|Publication number||US4915653 A|
|Application number||US 07/285,279|
|Publication date||Apr 10, 1990|
|Filing date||Dec 16, 1988|
|Priority date||Dec 16, 1988|
|Also published as||CA1310089C|
|Publication number||07285279, 285279, US 4915653 A, US 4915653A, US-A-4915653, US4915653 A, US4915653A|
|Inventors||Ross L. Mair|
|Original Assignee||Amp Incorporated|
|Export Citation||BiBTeX, EndNote, RefMan|
|Patent Citations (8), Referenced by (46), Classifications (6), Legal Events (4)|
|External Links: USPTO, USPTO Assignment, Espacenet|
The present invention relates to electrical connectors for electrically connecting and mechanically securing two cables together by the use of a cooperating C-member and wedge block.
It is known from U.S. Pat. No. 2,106,724 to electrically connect and mechanically secure two cables in a C-shaped resilient shell by wedging the cables therein with an insert forced in between the cables. The insert includes complementary grooves to cooperate with the grooves defined by the C-shaped shell in securing the cables. Such a construction provides an adequate electrical connection and mechanical retention for cables having a diameter which is sized to fit within the grooves within a relatively narrow range. However, if the cables fall outside the predetermined range, both the electrical connection and mechanical retention suffers. Further, with use of stranded cable, the mechanical action is such so as to preclude inter-strand movement.
Accordingly, it is now proposed to provide an electrical connector generally of the above described type which will accept a wider range of cable sizes and which includes resilient walls to provide a continued compression force against the cable for better mechanical retention.
According to the present invention, an electrical connector is provided having a C-shaped member and a wedge block. The C-shaped member includes parallel, inwardly facing channels which are spaced apart and joined by a web therebetween. The wedge block includes lateral sides which extend obliquely outwardly from a lower surface to an upper surface which engage and compress cables in the channels as the block is inserted into the C-shaped member.
FIG. 1 is an exploded, perspective view of an electrical connector of the present invention;
FIG. 2 is an end view of the electrical connector about to secure cables therein;
FIG. 3 is a perspective view of two cables electrically connected and mechanically secured in the electrical connector; and
FIGS. 4 and 5 are end views showing cables of different sizes secured in the electrical connector.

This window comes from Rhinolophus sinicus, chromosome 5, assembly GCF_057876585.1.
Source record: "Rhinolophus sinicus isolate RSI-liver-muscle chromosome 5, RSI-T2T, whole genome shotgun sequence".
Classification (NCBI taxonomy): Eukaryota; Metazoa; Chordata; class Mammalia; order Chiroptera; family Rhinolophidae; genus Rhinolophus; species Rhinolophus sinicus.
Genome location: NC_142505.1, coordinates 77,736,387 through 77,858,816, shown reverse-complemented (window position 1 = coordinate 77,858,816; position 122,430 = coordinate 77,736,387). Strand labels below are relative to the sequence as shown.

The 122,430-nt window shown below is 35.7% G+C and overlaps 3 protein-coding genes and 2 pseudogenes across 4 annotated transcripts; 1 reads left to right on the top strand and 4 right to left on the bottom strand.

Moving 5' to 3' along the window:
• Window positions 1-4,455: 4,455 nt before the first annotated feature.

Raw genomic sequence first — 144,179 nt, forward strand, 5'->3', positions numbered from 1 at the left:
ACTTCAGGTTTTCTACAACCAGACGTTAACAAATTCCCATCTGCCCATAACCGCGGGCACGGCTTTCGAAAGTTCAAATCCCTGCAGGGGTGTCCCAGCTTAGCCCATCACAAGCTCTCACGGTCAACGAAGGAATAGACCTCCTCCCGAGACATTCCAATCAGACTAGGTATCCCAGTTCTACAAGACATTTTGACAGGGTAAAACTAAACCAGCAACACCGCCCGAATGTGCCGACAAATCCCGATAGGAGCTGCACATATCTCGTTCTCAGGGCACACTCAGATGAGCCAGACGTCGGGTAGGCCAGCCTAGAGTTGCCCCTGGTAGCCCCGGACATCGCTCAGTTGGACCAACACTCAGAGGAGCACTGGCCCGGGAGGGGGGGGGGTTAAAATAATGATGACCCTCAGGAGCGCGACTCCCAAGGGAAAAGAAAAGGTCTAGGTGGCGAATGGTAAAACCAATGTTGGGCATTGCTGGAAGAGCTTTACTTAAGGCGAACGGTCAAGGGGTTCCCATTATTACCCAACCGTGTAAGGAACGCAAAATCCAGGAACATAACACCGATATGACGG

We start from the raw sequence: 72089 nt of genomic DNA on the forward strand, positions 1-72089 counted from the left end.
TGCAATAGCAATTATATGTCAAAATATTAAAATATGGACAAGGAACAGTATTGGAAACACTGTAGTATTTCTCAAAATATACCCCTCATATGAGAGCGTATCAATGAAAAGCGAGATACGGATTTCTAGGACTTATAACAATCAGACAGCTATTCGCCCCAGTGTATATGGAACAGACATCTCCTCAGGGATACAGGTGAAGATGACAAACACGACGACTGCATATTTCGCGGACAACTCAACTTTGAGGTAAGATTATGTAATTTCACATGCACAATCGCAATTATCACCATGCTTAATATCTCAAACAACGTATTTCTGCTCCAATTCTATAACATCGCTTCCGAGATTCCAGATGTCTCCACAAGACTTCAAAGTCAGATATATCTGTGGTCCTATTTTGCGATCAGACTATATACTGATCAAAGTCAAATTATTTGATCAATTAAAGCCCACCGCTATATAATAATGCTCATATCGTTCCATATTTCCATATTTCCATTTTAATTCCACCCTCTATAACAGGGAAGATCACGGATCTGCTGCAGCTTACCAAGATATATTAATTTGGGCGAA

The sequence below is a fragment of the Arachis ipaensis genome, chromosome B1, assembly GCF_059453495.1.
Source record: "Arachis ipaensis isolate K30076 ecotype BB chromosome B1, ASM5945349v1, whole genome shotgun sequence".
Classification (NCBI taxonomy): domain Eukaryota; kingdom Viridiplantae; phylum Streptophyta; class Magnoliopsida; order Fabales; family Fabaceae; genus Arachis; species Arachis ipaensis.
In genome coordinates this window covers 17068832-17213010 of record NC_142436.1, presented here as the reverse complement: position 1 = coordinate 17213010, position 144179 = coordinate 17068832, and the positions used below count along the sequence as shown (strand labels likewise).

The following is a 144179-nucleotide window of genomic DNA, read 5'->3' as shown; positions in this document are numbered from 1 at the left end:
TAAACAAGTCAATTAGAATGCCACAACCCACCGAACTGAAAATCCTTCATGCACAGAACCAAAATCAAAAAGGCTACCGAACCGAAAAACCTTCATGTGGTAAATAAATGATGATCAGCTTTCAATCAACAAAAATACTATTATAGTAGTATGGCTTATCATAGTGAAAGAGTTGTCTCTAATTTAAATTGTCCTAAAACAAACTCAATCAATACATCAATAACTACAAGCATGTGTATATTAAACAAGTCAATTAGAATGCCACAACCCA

With reference to FIG. 1, electrical connector 10 includes C-shaped member 12, wedge block 14 and bolt 16. Member 12 and block 14 are preferably extruded with the preferred material being 6061-t6 aluminum.
The longitudinal edges of C-shaped member 12 are rolled over to define channel portions 18 and to provide parallel, interior curve channels 20. The radius of channels 20 is compounded by an inwardly projecting, longitudinal extending rib 22. As shown, ribs 22 are pointed; however, they could be rounded or even squared-off (not shown).
Channels 20 face each other across surface 24 of web 26 which joins portions 18. An elongated hole 28 extends through web 26 with the major axis thereof being normal to channels 20. Further, surface 22 is stepped down from channel portions 18 as indicated by shoulders 30.
Wedge block 14 has a trapezoid shape as viewed from an end; i.e., sides 32 extend obliquely outwardly from bottom surface 34 to upper surface 36. Relative to surface 34, sides 32 are at an angle of about 58 degrees. End walls 37 are normal to surfaces 34, 36 but they could be formed to extend obliquely from surface 34 to surface 36. A pair of longitudinal grooves 38 are provided in upper surface 36 adjacent respective sides 32 to define longitudinally extending resilient walls 39. A threaded bore 40 extends through the thickness of block 14, opening onto bottom surface 34 and upper surface 36 between grooves 38. As shown in FIG. 2, bolt 16 extends freely through hole 28 and is threadedly received in bore 40 with a suitable washer 42 between bolt head 44 and web 26.